If he wanted to travel to Vedenar, Thaylen City, Azimir, or any of the other locations, they'd first need to get one of their Radiants to the city and unlock the device.
"All right," she said. "We'll do it. Somehow we'll make them listen — even if they've got their fingers planted firmly in their ears. Makes one wonder how they manage it, with their heads rammed up their own backsides."
He smiled, and suddenly thought himself foolish for idealizing her just earlier. Navani Kholin was not some timid, perfect ideal — she was a sour storm of a woman, set in her ways, stubborn as a boulder rolling down a mountain and increasingly impatient with things she considered foolish.
He loved her the most for that. For being open and genuine in a society that prided itself on secrets. She'd been breaking taboos, and hearts, since their youth. At times, the idea that she loved him back seemed as surreal as one of his visions.
A knock came at the door to his room, and Navani called for the person to enter. One of Dalinar's scouts poked her head in through the door. Dalinar turned, frowning, noting the woman's nervous posture and quick breathing.
"What?" he demanded.
"Sir," the woman said, saluting, face pale. "There's ... been an incident. A corpse discovered in the corridors."
Dalinar felt something building, an energy in the air like the sensation of lightning about to strike. "Who?"
"Highprince Torol Sadeas, sir," the woman said. "He's been murdered."
I needed to write it anyway.
— From Oathbringer, preface
"Stop! What do you think you're doing?" Adolin Kholin strode over to a group of workers in crem-stained work outfits who were unloading boxes from the back of a wagon. Their chull twisted, trying to search out rockbuds to munch on. Fruitlessly. They were deep within the tower, for all the fact that this cavern was as large as a small town.
The workers had the decency to look chagrined, though they probably didn't know what for. A flock of scribes trailing Adolin checked the contents of the wagon. Oil lamps on the ground did little to push back the darkness of the enormous room, which had a ceiling that went up four stories.
"Brightlord?" one of the workers asked, scratching at his hair beneath his cap. "I was just unloadin'. That's what I think I was doin'."
"Manifest says beer," Rushu — a young ardent — told Adolin.
"Section two," Adolin said, rapping the knuckles of his left hand against the wagon. "Taverns are being set up along the central corridor with the lifts, six crossroads inward. My aunt expressly told your highlords this."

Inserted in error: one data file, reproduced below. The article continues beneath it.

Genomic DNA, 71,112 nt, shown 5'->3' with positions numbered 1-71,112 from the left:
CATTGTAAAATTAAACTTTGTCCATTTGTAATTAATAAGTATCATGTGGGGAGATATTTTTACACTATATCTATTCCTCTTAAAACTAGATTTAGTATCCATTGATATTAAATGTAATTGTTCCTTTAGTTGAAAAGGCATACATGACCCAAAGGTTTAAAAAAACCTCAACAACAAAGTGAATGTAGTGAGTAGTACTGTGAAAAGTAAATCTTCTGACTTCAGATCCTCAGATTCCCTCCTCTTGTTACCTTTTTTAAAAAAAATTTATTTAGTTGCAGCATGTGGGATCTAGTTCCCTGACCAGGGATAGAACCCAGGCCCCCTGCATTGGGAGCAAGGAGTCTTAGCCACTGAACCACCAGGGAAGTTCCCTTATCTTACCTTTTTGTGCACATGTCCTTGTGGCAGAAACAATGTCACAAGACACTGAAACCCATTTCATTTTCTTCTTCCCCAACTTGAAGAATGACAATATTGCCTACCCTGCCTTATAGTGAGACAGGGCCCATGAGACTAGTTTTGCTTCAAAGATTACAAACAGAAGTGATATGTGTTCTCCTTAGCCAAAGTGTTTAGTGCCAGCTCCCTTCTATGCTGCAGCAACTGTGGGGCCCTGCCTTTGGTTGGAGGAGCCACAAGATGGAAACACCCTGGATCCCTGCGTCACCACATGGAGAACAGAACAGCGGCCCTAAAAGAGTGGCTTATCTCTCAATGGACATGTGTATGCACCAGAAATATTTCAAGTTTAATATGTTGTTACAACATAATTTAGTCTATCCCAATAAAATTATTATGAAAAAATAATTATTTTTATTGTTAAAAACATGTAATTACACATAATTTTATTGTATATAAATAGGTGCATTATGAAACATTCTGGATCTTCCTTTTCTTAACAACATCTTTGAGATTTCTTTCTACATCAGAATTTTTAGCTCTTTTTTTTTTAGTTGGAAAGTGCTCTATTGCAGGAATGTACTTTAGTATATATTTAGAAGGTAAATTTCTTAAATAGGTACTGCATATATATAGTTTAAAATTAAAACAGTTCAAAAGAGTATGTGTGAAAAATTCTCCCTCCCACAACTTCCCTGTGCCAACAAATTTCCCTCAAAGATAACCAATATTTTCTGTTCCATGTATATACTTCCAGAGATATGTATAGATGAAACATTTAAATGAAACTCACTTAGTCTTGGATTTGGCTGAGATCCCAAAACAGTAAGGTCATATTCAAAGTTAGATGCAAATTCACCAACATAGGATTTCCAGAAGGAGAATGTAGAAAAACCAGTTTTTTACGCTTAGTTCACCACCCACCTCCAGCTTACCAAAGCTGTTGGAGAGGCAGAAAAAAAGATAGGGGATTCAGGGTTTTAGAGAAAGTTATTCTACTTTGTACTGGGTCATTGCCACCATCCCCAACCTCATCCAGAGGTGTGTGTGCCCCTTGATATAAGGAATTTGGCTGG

The men just stared at him blankly.
"I can have a scribe show you. Pick these boxes back up."
The men sighed, but started reloading their wagon. They knew better than to argue with the son of a highprince.
Adolin turned to survey the deep cavern, which had become a dumping ground for both supplies and people. Children ran past in groups. Workers set up tents. Women gathered water at the well in the center. Soldiers carried torches or lanterns. Even axehounds raced this way and that. Four entire warcamps full of people had frantically crossed the Shattered Plains to Urithiru, and Navani had struggled to find the right spot for them all.
For all the chaos, though, Adolin was glad to have these people. They were fresh; they hadn't suffered the battle with the Parshendi, the attack of the Assassin in White, and the terrible clash of two storms.
The Kholin soldiers were in terrible shape. Adolin's own sword hand was wrapped and still throbbing, his wrist broken during the fighting. His face had a nasty bruise, and he was one of the more lucky ones.
"Brightlord," Rushu said, pointing at another wagon. "That looks like wines."
"Delightful," Adolin said. Was nobody paying attention to Aunt Navani's directives?
He dealt with this wagon, then had to break up an argument among men who were angry they had been set to hauling water. They claimed that was parshman work, beneath their nahn. Unfortunately, there were no parshmen any longer.
Adolin soothed them and suggested they could start a water haulers' guild if forced to continue. Father would approve that for certain, though Adolin worried. Would they have the funds to pay all these people? Wages were based on a man's rank, and you couldn't just make slaves of men for no reason.
Excerpted from "Oathbringer"
Copyright © 2017 Dragonsteel Entertainment, LLC.
Excerpted by permission of Tom Doherty Associates.
All rights reserved. No part of this excerpt may be reproduced or reprinted without permission in writing from the publisher.
Excerpts are provided by Dial-A-Book Inc. solely for the personal use of visitors to this web site.